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10. Open Source Hardware - From Fibers to Fabric

Week 10 focused on the theme of open-source hardware, specifically exploring the process of building or modifying machines using freely available resources found on the internet. Participants had the option to create a fully mechanical machine or integrate it with an Arduino for added functionality.

During this week, we divided into three groups for different machines, I was in the group with Ségolène, Louise working on the construction of a loom, delving into the art of weaving. Additionally, participants had the opportunity to learn about knitting on a knitting machine, gaining hands-on experience with this textile technique. An exciting highlight was Pauline's introduction of her textile drawing machine, which left a strong impression due to its innovative nature.

The emphasis throughout the week was on leveraging open-source principles, encouraging participants to tap into the wealth of knowledge and designs available online to develop their own unique machines or modify existing ones. By exploring open-source hardware, participants were able to embrace creativity, innovation, and collaboration, while also learning valuable skills related to textiles and machine building.


I really admire work of Sheila Hicks, she is a great artist that inspires averybody to start weaving even if they are not into it. I saw her work for the first time at Centre Pompidou in Paris in 2018 and fall in love. Her works are great source of inspiration!

Building a Weaving Loom:

We teamed up with Ségolène and Louise to build a loom for the week's project. After some research, we found the perfect guide on Instructables called DIY Laser Cut Rigid Heddle Loom - Part 1: Building the Loom. The guide provided clear instructions that made the process straightforward.

The loom we chose had a rigid heddle, but we wanted to make it more versatile. Instead of using a single heddle, we decided to create a bi-heddle, which essentially combines two heddles into one. This allowed us to weave different patterns and designs. To make things even more interesting, we replaced the rigid bi-heddle with eyelets made from threads. This change made it easier to adjust the weaving density. We also needed to make a comb, which we laser-cut once we decided on the warp thread.

Here are the steps we followed:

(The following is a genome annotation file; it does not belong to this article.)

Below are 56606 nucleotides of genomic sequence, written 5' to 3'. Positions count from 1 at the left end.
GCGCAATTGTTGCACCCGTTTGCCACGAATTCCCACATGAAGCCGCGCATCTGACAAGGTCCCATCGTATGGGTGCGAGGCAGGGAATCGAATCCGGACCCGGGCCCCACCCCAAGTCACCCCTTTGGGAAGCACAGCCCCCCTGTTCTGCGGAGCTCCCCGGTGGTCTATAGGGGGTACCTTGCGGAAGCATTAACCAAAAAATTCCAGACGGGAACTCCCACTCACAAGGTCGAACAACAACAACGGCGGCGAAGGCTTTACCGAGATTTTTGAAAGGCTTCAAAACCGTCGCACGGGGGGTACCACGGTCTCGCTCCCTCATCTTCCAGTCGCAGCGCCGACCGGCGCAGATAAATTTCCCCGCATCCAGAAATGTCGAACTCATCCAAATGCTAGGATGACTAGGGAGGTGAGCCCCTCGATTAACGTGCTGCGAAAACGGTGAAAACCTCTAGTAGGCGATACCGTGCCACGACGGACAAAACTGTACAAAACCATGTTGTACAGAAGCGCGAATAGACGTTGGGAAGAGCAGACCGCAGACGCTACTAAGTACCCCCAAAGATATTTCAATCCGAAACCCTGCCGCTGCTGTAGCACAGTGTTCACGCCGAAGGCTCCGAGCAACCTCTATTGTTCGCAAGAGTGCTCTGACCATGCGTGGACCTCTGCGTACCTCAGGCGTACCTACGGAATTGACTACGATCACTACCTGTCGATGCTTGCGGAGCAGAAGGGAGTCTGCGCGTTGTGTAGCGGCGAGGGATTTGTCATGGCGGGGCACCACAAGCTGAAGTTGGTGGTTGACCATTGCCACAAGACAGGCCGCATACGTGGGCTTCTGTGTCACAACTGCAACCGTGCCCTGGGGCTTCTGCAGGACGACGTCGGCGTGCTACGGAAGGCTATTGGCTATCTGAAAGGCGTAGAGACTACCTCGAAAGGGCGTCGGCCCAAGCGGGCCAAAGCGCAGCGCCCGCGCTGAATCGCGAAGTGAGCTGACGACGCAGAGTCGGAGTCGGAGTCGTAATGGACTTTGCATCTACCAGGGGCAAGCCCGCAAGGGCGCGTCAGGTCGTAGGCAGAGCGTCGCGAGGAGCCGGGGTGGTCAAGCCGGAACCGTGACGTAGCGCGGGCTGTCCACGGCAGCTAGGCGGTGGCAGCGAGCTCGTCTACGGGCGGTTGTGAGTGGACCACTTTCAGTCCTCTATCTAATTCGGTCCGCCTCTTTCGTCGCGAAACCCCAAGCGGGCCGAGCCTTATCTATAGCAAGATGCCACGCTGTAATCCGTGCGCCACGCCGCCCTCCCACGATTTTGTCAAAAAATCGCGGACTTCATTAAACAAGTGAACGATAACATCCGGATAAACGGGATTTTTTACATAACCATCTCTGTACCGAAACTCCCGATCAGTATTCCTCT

We checked the materials needed and made a shopping list. We modified the files from the Instructables guide to include a second bi-heddle. We used a laser cutter to create the necessary pieces. We prepared the additional components by drilling holes and adding cords, following the instructions in the guide. We assembled all the parts together. We set up the warp by adding the vertical threads. We laser-cut the comb, an essential tool for managing the warp threads. Finally, it was time to test the loom and start weaving! Building the loom allowed us to delve into the art of weaving and have fun creating our own textile designs.

You can download files here

Here is the list of materials needed:

6mm MDF - 600mm x 400mm

3mm perspex or MDF - 300mm x 150mm

1mm MDF or thick card - 50mm x 170mm

4 x 25mm Dowling cut into 300mm lengths

2 x 9mm Dowling - cut to 280mm lengths

8 x Machine Thread to Wood Thread Dowel Screws - M8 x 75mm

4 x M8 Wingnuts

4 x M8 Hex Nuts

8 x M8 Washers

4 x 40mm M6 Bolts

4 x M6 Hex nuts

4 x 20mm M4 Bots

4 x M4 Nuts

2mm Nylon cord

6 x flat head drawing pins or thumbtacks

Laser cutting

For the construction of the loom, we primarily used 6 mm wood PLA for most parts. The comb, shuttles, and the two bi-heddles were made from 3 mm plexiglass.

However, we encountered an issue while printing the larger part of the loom. In Inkscape Software, the shape didn't appear as expected, so we had to print it diagonally. Unfortunately, this resulted in some waste material, but it was the only way to obtain the complete shape.

We utilized a Rayjet r400 laser cutting machine for the fabrication process.

Building the loom

This part was a lot of fun

Testing Weaving

It worked! Even though it didnt make all the patterns that were expected, but it made two types of patterns, which is good as well.

And here is a great schema by Louise of the plan and turn-out.

Its been a great week of discoveries and new knowledge. Thank you!

Here are some more info from Lara Campos:

Lara Campos final project documentation with weaving loom and spinning machine

Files and instructions of the Loom by Lara Campos

Last update: 2023-06-23